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Posts from — August 2015

Weeding the Yard

Weeding the Yard

I had moved into a new house in March, and by that weekend, somehow, the first prescient breezes of mid-August were stirring the evening air. The list of things to do was growing longer as I checked each one off, and before I knew what was happening, the back yard had been overrun by an army of weeds that now stood a meter tall from fence to fence. An incidental nuisance, barely noticed out of the corner of one’s eye, had emerged from the periphery and accelerated without warning, choking off the everyday corridors and usurping what had been free, open space until the problem seemed all but insurmountable. The sudden awareness of this brought a sense of uneasiness, a worry that there might be other alien forces, hiding in the light of day, preparing to do the same—to advance without warning, to invade, to take over.

The same week that I finally noticed what was going on in the back yard, an article came out in The New York Times exposing the telecom giant AT&T’s “extreme willingness to help” the National Security Agency (NSA) appropriate the emails and phone records of millions of U.S. citizens as part of its mass domestic surveillance program, which began under George W. Bush shortly after 9/11 and has expanded during President Obama’s administration, a program of warrantless search and seizure conducted without reasonable cause or due process in stark violation of Fourth Amendment protections. Verizon, too, had been instructed to turn over the “metadata” of the phone calls of millions of Americans by a FISA court order that had been classified as secret. In 2014, this overreaching collection of data by the NSA on the foreign front had led the German government to cancel its contract with Verizon.

In standing up to abuses of power by government agencies and corporations, there may not be much one can do, but one can do something. The week that The New York Times articles came out, I closed my AT&T account with an email explaining my reason. I was “voting with my wallet” by refusing to patronize a company that colludes in the violation of basic democratic rights. It would be naive, of course, to expect CEOs to refuse to comply with a court order, since doing so would put them at risk of imprisonment. As Voltaire notes, “It is dangerous to be right when the government is wrong.” The needed solution here has to come from Congressional action based on the courage and resolve to protect American constitutional rights even in the age of terrorism. By its actions, however, AT&T had shown that it had no place in my world. It had become a weed, and it had to go.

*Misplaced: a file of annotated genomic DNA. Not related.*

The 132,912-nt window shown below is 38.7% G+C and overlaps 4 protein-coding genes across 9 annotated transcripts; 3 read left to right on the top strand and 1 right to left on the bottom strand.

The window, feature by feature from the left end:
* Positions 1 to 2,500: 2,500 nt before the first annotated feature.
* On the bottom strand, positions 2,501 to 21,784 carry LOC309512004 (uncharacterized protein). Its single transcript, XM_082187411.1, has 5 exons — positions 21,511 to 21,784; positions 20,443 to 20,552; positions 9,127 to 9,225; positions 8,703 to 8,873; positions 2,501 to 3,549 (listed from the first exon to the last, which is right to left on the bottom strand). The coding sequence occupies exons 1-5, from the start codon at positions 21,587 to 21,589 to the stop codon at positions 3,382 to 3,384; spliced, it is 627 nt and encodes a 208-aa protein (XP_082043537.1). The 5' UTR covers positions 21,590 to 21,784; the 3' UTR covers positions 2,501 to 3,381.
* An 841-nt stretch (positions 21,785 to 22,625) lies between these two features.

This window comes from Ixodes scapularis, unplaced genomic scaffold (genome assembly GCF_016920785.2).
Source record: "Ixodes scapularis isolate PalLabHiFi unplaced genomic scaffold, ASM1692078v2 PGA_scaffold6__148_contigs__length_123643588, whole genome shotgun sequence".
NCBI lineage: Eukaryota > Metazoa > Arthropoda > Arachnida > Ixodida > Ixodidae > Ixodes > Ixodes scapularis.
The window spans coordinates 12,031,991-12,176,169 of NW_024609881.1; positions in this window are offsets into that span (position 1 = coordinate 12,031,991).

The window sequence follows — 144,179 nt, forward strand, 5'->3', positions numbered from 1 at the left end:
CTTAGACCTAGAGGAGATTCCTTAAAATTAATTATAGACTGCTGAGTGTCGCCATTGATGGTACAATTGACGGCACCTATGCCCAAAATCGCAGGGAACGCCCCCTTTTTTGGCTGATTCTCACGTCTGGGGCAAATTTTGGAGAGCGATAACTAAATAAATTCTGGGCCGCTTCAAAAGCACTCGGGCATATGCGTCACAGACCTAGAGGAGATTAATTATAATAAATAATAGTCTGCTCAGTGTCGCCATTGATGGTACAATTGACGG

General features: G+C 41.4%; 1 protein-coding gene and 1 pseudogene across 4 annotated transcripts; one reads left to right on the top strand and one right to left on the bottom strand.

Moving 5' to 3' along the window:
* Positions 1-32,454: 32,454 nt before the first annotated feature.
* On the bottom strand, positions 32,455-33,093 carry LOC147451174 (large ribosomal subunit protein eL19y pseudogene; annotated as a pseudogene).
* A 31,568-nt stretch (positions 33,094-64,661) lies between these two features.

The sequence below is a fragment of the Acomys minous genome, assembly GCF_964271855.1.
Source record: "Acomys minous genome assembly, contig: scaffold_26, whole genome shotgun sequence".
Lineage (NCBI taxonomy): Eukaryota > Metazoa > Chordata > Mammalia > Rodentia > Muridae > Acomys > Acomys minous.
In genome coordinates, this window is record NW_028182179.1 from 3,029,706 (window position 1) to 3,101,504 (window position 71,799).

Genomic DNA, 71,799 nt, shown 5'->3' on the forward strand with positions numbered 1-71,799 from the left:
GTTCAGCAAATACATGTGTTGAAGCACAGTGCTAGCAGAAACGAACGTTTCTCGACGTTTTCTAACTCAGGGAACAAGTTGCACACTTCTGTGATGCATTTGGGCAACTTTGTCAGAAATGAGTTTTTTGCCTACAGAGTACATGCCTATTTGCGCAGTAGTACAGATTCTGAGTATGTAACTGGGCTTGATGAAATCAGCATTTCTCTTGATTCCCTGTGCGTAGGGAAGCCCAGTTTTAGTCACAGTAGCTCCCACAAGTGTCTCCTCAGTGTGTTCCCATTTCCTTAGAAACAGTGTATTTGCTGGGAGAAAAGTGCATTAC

The back yard of America is no longer one that I recognize. Global companies operate as sovereign nations while government looks the other way. In the years of my youth, the idea of a secret American court issuing secret orders granting the government unchecked authority to violate the privacy of millions of Americans would have been unthinkable, a dystopian fantasy along the lines of George Orwell’s chilling novel, 1984. It is distressing to witness Constitutional guarantees being flouted in the name of national security; to be part of a decimated middle class that has to choose between necessities in the wealthiest nation on the planet; to read headlines of gun violence escalating every day on both sides of the law; to watch in disbelief as Presidential candidates give flippant non-answers to serious questions from the media and are allowed to get away with it; to cling to one’s faith in the democratic process while obstructionist Congressional leaders invoke religion and malign intellect as justifications for hatred and the abrogation of civil liberties; to have to stand by while statesmanship is reduced to demagoguery and pettiness and pandering, to wonder if, at this hour in our national history, anything can be done to clear out the rampant overgrowth of strident ignorance and short-sightedness and posturing.